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Monday, August 29, 2011

Review Lilian Harry's MOONLIGHT AND LOVE SONGS

The Second World War has come to an end and it has changed the world forever. Just reading this book you can see the huge changes that have taken place within families and this is why this book is so enthralling. I like family stories and this book encompassed several of them - all interlinked by having connections to one street.

Parents can shout and scream and say "you have to do what I say" but there is nothing one can do when one has had a daughter move from being a stay at home, domestic, obedient girl to being one of a very crack Airforce team, assembling from salvage a plane which will go on combat missions. She is also under strict orders not to discuss any matters pertaining to her work with anyone and anyone includes her father. A little difficult for an autocratic father who has been used to implicit obedience to understand or accept - this is exactly what happens and he retorts by saying you will get a crack across your head if you do not say what you are doing!

How April Grove changed in all its aspects is the story of Moonlight and Lovesongs. The title is deceptive as it may indicate a light hearted read - the light hearted bits are there but it is much more for such a small book. The heartache of separation, sometimes forever, the loss of loved ones and not knowing whether they are dead or alive, the agony of having a prisoner of war son, and the sheer futility at the loss of human life is shown over and over again.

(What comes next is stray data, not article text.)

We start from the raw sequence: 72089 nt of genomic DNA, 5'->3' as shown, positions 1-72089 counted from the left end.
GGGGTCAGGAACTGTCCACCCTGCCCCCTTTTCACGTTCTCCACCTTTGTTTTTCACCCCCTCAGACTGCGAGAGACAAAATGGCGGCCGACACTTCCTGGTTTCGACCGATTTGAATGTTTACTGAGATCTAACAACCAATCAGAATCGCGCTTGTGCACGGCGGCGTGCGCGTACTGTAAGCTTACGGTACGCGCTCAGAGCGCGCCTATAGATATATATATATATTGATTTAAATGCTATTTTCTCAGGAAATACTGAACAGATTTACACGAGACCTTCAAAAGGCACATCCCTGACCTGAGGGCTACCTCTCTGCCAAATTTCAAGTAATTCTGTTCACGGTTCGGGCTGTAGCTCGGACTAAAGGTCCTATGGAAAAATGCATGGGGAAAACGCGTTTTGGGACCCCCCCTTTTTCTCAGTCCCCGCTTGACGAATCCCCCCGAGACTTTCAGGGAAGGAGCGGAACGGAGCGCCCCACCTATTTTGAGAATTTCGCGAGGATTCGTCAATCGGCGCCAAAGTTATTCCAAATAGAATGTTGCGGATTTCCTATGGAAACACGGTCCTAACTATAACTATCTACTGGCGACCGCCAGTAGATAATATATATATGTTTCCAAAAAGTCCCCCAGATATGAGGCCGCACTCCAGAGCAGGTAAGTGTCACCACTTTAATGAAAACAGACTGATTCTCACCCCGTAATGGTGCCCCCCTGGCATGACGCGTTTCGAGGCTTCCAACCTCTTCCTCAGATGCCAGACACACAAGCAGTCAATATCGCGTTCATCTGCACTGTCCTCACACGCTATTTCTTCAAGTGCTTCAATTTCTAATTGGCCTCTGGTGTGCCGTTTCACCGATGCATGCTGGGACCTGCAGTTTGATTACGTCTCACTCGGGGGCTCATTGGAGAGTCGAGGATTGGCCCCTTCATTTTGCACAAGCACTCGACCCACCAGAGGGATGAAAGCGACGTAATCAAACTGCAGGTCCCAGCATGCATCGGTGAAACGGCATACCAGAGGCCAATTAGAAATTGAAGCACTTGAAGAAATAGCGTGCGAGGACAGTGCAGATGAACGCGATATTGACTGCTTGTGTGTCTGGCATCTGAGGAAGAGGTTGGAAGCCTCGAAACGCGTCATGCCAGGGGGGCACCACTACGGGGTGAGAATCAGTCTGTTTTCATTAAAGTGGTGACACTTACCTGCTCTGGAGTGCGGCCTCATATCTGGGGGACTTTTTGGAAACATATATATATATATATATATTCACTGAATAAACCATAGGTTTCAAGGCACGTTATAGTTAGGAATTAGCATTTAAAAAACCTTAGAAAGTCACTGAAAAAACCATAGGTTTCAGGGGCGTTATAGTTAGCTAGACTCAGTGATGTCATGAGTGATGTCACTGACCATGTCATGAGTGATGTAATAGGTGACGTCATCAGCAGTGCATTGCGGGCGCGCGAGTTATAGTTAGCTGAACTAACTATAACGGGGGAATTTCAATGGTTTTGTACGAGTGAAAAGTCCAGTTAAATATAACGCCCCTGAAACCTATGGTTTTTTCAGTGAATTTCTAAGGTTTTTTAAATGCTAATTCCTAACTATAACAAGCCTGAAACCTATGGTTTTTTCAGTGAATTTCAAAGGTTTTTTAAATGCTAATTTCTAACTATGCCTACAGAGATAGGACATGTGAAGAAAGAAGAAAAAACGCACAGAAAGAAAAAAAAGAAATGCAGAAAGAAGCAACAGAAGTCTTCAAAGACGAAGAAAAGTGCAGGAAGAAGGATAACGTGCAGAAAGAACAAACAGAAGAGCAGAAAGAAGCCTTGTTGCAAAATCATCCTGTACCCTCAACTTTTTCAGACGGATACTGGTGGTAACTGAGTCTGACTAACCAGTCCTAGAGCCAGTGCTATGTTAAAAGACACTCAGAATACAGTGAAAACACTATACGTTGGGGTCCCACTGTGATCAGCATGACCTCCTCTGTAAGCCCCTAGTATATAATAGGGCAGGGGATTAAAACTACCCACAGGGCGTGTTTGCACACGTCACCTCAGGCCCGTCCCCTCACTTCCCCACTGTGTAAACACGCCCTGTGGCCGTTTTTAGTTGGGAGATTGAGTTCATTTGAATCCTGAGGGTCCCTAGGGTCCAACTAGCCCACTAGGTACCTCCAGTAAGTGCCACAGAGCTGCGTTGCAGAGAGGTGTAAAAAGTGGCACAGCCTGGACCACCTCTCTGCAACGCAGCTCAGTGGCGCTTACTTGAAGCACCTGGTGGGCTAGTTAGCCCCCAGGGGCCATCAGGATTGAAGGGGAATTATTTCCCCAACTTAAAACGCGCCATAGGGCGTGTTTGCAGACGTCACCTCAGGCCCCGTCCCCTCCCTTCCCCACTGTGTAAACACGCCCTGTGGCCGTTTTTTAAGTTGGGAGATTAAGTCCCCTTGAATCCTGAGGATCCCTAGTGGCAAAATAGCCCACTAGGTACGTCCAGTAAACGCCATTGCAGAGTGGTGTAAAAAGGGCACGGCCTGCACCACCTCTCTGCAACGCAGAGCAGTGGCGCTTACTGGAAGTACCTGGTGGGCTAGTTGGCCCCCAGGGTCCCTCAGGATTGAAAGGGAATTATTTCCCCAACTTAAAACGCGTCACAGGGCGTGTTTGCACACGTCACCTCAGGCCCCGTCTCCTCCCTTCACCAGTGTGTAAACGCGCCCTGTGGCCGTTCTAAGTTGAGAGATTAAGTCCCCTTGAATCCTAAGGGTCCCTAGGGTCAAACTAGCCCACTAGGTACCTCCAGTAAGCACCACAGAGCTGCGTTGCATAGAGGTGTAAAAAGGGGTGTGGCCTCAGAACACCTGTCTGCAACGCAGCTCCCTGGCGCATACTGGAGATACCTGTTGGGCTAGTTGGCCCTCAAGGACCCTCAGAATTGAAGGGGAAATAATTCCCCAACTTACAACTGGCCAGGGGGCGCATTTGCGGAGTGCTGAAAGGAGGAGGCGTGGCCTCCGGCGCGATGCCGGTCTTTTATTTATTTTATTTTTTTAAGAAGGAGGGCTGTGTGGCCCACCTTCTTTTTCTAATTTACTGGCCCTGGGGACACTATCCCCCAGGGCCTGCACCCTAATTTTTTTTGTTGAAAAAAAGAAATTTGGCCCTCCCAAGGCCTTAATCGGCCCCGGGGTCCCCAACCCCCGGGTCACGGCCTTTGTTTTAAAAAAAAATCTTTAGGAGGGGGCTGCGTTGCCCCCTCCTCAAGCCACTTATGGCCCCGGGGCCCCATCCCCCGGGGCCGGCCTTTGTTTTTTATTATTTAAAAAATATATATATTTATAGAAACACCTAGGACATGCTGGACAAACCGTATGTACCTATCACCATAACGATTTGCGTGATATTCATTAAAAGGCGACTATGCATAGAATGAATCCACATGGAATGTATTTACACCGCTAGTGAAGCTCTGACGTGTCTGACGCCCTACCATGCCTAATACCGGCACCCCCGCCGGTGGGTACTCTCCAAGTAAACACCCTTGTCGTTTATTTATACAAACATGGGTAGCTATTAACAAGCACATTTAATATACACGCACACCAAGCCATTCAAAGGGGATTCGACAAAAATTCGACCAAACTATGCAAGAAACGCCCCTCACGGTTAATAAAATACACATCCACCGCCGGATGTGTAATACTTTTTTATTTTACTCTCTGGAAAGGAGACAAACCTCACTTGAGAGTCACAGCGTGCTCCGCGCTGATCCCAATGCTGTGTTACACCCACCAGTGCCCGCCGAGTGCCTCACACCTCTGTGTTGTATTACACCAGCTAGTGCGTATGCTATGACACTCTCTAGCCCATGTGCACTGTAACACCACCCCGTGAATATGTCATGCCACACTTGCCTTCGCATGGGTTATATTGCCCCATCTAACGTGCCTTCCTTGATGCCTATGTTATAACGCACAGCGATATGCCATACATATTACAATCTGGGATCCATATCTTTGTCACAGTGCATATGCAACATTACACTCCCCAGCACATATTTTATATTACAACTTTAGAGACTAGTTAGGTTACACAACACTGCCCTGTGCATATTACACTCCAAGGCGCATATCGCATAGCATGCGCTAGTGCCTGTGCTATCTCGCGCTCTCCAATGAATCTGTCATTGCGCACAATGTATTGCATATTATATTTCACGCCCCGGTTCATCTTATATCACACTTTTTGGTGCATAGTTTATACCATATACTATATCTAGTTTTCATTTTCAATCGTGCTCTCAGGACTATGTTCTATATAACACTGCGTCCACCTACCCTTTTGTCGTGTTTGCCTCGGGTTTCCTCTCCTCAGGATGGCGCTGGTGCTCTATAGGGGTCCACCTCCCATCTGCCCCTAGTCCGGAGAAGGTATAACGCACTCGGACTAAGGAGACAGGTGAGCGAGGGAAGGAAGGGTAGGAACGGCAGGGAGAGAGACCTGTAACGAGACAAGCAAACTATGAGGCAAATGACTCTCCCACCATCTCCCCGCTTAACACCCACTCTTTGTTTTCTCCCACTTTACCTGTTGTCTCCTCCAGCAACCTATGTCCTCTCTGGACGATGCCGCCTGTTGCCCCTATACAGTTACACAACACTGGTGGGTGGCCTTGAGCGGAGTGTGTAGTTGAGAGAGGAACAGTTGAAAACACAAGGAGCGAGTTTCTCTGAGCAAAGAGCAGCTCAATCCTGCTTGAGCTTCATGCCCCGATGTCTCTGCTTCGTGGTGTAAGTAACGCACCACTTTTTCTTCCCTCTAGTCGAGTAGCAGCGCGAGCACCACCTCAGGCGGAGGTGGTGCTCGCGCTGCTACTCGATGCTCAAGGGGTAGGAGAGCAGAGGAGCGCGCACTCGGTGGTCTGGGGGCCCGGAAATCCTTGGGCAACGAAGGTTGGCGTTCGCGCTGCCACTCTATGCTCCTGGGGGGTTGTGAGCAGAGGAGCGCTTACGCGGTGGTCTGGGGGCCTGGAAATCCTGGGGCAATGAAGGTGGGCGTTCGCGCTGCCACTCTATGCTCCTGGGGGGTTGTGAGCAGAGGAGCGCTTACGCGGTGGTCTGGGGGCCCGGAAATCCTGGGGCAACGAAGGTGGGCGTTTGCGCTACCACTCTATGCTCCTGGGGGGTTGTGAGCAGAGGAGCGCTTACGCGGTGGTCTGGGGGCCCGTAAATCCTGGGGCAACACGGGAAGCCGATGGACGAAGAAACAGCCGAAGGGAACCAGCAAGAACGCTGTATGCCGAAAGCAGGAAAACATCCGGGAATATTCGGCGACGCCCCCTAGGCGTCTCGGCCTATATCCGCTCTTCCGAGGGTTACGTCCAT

One thing which came out very clearly in the story apart from the human angle is the sheer grit of the British public, the absolute support for their authorities - despite the hardships, the rationing and the restrictions. The restriction on travel, the lack of petrol, the lack of proper clothing, the use of coupons, the restrictions on the food available as everything was turned to the war effort was accepted without revolt - maybe a few grumblings here and there but it seemed to be shushed at source as it was the greater good that was important.
One of the rationing aspects which was awesome was the making of an apricot tart with pureed carrots - how one could camoflauge that only God knows!!!

The book dealt with each inhabitant of April Grove from Carol who was forced to give up her baby born out of wedlock by a domineering, cruel mother to Olive who was madly in love with her husband Derek and then falls in love with a quiet man Ray despite her not wanting to. There is Diane fighting her feelings for a Yankee airman as she detests everything "American" as she feels bitterly that they came into the war too late. How some families allowed the war to drive them apart and how some families just became closer and more supportive. The stories are so personal that I could well believe that this is not fiction.

A tale beautifully told.


1 comment:

mel u said...

This story of the courage of the British people during WWII sounds very inspiring-thanks for posting on it